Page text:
WSU Cougar Head Logo Washington State University
WSU Insider
News and Information for Faculty, Staff, and the WSU Community

Sept. 7: How racial change will affect election, country

David-DomkeSEATTLE – “Tectonic social change” means that the November U.S. presidential election will “define this nation for generations,” according to author David Domke. He will be the featured speaker at a sold-out annual lunch Sept. 7 for the William D. Ruckelshaus Center.

Jointly run by Washington State University Extension and the University of Washington, the center is a neutral resource for collaborative problem-solving in the state and Pacific Northwest.

“The United States is in a time of tectonic social change, comparable in transformation and turmoil to some of the most defining eras in the nation’s history,” Domke said in advance notes.

“At the heart of this moment are shifting racial patterns in America’s electorate,” he said. “The impact and implications are omnipresent, from the rise of the Tea Party on the political right to #blacklivesmatter and campus student activism on the left. In November, we will make a presidential choice that will define this nation for generations.”

Domke is chair of the UW Department of Communication.

The center is named for Ruckelshaus, who was head of the U.S. Environmental Protection Agency in 1970 and 1983-85. He was director of the FBI and U.S. attorney general. He was awarded the Presidential Medal of Freedom by President Obama in November 2015.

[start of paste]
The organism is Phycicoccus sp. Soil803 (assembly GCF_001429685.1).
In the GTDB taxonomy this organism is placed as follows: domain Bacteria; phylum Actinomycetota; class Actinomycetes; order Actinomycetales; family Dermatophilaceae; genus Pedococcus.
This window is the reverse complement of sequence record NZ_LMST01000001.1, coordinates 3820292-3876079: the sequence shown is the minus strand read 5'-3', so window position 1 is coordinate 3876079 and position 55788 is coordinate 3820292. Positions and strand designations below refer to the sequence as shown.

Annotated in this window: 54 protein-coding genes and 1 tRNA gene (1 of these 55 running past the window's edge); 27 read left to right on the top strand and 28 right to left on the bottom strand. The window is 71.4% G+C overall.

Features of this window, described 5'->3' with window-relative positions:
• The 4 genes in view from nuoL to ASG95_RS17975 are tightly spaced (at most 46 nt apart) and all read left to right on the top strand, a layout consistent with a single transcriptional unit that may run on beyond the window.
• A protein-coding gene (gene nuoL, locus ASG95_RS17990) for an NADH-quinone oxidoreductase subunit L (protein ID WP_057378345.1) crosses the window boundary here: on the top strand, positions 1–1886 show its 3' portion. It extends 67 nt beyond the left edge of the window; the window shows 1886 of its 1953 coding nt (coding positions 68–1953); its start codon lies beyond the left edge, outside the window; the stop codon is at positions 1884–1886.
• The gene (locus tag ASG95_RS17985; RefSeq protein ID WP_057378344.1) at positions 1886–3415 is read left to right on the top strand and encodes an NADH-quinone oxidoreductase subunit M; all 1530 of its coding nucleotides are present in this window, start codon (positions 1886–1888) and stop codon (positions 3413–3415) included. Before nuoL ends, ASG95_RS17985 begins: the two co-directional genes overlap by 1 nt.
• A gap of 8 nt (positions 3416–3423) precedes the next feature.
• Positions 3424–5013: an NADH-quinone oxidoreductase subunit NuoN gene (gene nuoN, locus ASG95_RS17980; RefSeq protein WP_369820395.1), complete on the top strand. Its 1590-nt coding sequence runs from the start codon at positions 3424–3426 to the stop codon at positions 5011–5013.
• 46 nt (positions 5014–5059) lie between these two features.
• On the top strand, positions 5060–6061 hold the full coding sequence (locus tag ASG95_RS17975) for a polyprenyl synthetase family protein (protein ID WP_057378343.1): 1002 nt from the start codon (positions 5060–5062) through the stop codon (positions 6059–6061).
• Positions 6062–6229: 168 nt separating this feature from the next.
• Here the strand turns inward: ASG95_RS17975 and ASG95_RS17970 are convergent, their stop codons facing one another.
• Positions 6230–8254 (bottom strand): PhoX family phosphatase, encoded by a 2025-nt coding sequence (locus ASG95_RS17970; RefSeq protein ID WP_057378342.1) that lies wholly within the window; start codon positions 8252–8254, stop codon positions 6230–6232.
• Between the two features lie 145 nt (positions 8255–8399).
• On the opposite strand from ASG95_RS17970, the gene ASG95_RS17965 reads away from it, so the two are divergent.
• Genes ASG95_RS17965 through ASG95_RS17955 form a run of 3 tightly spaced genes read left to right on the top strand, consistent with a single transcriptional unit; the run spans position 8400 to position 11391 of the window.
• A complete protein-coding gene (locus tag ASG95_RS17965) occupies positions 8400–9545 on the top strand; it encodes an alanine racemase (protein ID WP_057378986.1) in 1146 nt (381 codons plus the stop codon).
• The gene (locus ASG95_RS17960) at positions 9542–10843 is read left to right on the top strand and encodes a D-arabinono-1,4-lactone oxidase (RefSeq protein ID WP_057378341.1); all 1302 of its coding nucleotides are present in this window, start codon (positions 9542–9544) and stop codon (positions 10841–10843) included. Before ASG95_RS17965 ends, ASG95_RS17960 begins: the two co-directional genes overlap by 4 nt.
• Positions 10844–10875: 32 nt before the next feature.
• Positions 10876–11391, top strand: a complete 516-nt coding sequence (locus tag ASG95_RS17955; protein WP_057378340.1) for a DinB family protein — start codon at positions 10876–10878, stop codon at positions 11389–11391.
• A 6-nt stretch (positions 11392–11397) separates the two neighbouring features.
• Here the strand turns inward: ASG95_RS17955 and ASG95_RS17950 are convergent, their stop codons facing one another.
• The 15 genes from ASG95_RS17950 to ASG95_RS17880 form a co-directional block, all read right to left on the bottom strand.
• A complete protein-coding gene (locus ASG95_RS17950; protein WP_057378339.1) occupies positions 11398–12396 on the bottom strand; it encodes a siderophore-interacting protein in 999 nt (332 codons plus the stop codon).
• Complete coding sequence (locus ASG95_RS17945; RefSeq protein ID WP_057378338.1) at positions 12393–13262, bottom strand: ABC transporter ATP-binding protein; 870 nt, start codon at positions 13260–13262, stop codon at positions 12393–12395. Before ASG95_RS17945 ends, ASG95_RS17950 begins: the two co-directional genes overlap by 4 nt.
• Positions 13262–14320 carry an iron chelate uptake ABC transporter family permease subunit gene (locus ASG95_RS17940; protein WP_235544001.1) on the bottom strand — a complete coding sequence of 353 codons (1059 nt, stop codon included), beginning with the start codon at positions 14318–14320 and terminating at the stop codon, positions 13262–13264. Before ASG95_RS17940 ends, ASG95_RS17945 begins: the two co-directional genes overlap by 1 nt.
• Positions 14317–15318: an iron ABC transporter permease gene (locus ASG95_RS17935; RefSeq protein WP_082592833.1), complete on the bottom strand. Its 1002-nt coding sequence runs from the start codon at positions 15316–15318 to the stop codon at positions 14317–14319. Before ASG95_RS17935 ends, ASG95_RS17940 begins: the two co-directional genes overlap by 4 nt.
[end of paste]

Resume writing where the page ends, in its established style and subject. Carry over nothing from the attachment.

Next Story

Forest debris could shelter huckleberry from climate change

WSU scientists are at work in Northwest forests, studying how fallen logs and other woodland debris could shelter the huckleberry from a hotter, drier future.

Recent News

Forest debris could shelter huckleberry from climate change

WSU scientists are at work in Northwest forests, studying how fallen logs and other woodland debris could shelter the huckleberry from a hotter, drier future.

WSU helps dog recover from lung condition

It is still a mystery as to what caused abscesses to engulf the lungs of Ashley Hayes’ dog, Blaze, but he is now back in good health thanks to the care he received at WSU.

WSU ‘Q fever’ research earns $3 million in funding

Q fever naturally infects goats, sheep, and cattle. If transmitted to humans, the infection can lead to diverse clinical outcomes including flu-like symptoms, miscarriage or stillbirth in pregnant women.

UREC training helps Cougs rescue injured Grand Canyon hiker

The hiker looked like she might be taking a break from the strenuous ascent from the bottom of the Grand Canyon, but it was clear she was in trouble when WSU students Alana Duvall and Johannah Ludwig reached her.

Find More News

Subscribe for more updates